Details

A Roman Catholic parish church of c.1882, possibly designed by James Trubshaw, and incorporating fabric from an earlier church of 1847-49 which was designed by CF Hansom.

MATERIALS: sandstone with a plain tile roof.

PLAN: the church is aisleless, with a chancel, northern vestry and western gallery. The small sanctus bell tower to the north of the chancel was added in 1899.

EXTERIOR: the nave and chancel have the same height of ridge, but the division between them is marked by a visible coping stones above the sanctuary arch, which perhaps supported the sanctus bellcote before the small tower was built. The south-western flank of the building has four bays to the nave, defined by buttresses with offsets. Windows are arcuated triangles with a single lancet and a triple lancet. The chancel has a window of paired lancets. The north-west gabled end has buttresses to the corners and three arcuated triangle lights to the gable above two lancets. The north-east flank has an arched doorway at right with a plank door. To left of this are two, two-light windows with cusped heads to the lights and quatrefoils to the apex. At left again is the projecting, gabled vestry, which has a chimney to its right flank and an arched priest’s doorway to its left flank. The gable end has a three-light window with heavy hood mould, and there is a quatrefoil to the gable. The chancel has a window with paired lancets. To the left of this the later bell tower projects, and has a lancet window to the lower stage, with a door to its right flank. The upper stage has paired and single lancets to the belfry and the spire roof is square on plan with a slate roof. The south-east (ritual east) end has a window of three lights with cusped heads and with a circle to the tracery at the top containing three arcuated triangles with cusps.

INTERIOR: the roof is formed of common rafters, each with angle braces and long ashlar pieces. The flooring is tiled with alternating red and black tiles to the nave and patterned encaustic tiles to the chancel which include a memorial tile with the lettering ’E+H / RIP’ for Edward Huddlestone, who died in 1871. The font at the western end is octagonal with recessed panels carved in deep relief representing the Evangelists, the Pelican in her Piety, Agnus Dei and Holy initials. The stone pulpit has a panelled front including the lettering ‘IHC’ and is approached by a staircase with a wrought iron balustrade. The stone altar has five panels to its front showing the crucifixion at centre, flanked by figures of St George and St Michael. To the right is the Nativity and at right is the Coronation of the Virgin. The altar, together with its ledge are notably deep and may indicate some later adjustment to the altar or inclusion of earlier fabric. The tabernacle has richly enamelled and engraved doors and is inscribed to its flanks with wording that clearly predates the present building; the left flank reads ‘HOC TABERNACULUM, / IN HONOREM / SANCTUTIMI SACRAMANT / DONO DEDIT.’ and the right flank reads ‘JOANNA BILLINGTON / DE MANCHESTER / A.D. MDCCCXLIX.’ (ie 1849, the year of the completion of Hansom’s convent buildings). Stained glass in the western window appears to be of mid-C19 date and shows a figure of St Michael flanked by St Peter and St Paul. The heart and cross in the central light are the symbol of the Passionists, who left Aston in 1854. Stained glass of a similar date is in the triple lancet window on the south-western flank.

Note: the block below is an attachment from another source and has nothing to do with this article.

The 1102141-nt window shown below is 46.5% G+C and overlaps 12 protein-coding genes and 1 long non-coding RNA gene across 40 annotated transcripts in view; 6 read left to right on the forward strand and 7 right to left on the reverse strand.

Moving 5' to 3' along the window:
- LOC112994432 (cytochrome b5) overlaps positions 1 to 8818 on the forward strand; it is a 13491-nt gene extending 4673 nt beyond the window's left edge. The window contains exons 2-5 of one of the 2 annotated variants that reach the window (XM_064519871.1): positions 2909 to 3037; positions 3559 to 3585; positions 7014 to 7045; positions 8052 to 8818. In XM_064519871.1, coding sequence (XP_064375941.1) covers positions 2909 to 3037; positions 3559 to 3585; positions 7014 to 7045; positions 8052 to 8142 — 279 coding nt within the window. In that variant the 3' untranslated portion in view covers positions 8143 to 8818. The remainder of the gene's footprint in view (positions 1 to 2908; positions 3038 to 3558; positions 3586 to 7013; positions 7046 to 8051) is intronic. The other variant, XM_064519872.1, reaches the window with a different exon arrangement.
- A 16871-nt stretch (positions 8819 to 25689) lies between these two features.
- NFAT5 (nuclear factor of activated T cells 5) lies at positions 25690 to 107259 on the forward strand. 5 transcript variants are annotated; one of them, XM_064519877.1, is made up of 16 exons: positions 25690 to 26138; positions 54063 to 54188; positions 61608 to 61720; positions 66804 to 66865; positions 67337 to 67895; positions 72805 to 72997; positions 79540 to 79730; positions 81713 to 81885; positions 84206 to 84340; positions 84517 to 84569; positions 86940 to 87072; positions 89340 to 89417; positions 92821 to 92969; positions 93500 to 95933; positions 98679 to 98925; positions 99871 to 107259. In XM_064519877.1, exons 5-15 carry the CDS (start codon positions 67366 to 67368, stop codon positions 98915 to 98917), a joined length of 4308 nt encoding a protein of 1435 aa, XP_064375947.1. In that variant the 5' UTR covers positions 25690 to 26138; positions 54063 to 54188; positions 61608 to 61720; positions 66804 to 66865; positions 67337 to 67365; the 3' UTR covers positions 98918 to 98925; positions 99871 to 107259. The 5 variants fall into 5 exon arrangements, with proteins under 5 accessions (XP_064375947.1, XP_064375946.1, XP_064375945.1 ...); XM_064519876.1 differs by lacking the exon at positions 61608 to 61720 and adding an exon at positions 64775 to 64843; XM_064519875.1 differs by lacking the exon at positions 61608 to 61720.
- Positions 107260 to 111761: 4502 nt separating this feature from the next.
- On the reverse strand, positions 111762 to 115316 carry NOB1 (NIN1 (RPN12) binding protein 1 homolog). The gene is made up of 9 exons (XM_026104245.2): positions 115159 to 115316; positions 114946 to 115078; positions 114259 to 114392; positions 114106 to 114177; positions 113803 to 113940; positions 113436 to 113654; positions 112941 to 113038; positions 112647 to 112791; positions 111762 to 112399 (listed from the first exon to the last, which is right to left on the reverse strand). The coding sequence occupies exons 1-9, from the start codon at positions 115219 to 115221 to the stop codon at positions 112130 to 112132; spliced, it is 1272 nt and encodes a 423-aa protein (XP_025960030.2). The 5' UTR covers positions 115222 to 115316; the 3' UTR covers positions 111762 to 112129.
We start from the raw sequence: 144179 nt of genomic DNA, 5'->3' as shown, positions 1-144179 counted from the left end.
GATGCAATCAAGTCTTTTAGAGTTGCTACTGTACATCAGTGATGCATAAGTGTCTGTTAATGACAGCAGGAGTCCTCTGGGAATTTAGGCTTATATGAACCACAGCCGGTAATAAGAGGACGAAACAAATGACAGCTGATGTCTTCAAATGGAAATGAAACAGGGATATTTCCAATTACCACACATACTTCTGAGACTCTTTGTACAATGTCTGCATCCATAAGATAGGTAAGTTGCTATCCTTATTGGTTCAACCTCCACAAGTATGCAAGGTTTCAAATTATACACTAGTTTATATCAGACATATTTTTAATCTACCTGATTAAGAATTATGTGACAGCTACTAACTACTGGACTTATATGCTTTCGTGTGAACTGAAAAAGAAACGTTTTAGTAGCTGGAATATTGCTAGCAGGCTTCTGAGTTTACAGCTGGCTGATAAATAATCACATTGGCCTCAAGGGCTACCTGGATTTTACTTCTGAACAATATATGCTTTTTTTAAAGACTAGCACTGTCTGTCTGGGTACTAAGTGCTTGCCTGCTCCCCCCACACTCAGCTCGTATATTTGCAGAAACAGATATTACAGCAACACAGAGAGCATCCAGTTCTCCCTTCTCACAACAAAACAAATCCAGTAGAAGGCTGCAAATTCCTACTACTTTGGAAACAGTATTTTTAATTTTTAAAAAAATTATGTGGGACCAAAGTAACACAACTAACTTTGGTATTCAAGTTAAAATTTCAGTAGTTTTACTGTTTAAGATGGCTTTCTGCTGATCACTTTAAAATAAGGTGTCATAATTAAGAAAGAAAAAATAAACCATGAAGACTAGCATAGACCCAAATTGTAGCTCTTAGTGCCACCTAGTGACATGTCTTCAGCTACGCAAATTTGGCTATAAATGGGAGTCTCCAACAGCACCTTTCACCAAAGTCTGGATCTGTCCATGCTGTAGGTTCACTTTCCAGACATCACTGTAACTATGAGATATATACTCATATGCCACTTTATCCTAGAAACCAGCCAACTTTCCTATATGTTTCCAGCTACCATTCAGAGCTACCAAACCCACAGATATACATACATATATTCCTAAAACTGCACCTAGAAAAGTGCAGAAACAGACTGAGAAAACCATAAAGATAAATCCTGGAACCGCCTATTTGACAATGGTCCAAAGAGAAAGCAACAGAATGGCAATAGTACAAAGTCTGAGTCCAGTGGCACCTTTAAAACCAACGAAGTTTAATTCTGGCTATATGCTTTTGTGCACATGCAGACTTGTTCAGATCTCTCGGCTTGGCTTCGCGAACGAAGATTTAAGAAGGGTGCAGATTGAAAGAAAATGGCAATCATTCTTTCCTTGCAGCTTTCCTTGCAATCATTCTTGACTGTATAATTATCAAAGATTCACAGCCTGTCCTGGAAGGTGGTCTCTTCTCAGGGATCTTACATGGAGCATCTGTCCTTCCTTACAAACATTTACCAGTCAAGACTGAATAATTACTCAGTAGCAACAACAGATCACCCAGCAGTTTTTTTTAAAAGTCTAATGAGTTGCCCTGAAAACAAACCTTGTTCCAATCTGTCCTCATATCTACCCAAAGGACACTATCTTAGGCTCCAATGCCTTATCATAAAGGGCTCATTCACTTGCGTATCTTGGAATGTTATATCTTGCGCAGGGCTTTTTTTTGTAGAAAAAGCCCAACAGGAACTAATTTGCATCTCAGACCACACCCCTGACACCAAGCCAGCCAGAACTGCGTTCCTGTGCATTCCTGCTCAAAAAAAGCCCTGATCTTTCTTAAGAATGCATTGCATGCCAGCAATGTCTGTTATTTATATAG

Selected Sources

Books and journals
Drinkwater, FH , Aston Hall by Stone, (1976)

National Grid Reference: SJ9144231754

Map

Map
© Crown Copyright and database right 2017. All rights reserved. Ordnance Survey Licence number 100024900.
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End of official listing